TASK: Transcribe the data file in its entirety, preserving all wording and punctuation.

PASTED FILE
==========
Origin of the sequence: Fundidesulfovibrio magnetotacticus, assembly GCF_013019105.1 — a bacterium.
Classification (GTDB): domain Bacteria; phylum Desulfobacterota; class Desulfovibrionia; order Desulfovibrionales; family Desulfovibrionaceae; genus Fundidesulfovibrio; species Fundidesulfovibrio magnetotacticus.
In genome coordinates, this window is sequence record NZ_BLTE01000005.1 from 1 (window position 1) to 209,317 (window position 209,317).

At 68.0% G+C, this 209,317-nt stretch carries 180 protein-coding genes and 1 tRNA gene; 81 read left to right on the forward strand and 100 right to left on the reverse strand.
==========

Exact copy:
Origin of the sequence: Fundidesulfovibrio magnetotacticus, assembly GCF_013019105.1 — a bacterium.
Classification (GTDB): domain Bacteria; phylum Desulfobacterota; class Desulfovibrionia; order Desulfovibrionales; family Desulfovibrionaceae; genus Fundidesulfovibrio; species Fundidesulfovibrio magnetotacticus.
In genome coordinates, this window is sequence record NZ_BLTE01000005.1 from 1 (window position 1) to 209,317 (window position 209,317).

At 68.0% G+C, this 209,317-nt stretch carries 180 protein-coding genes and 1 tRNA gene; 81 read left to right on the forward strand and 100 right to left on the reverse strand.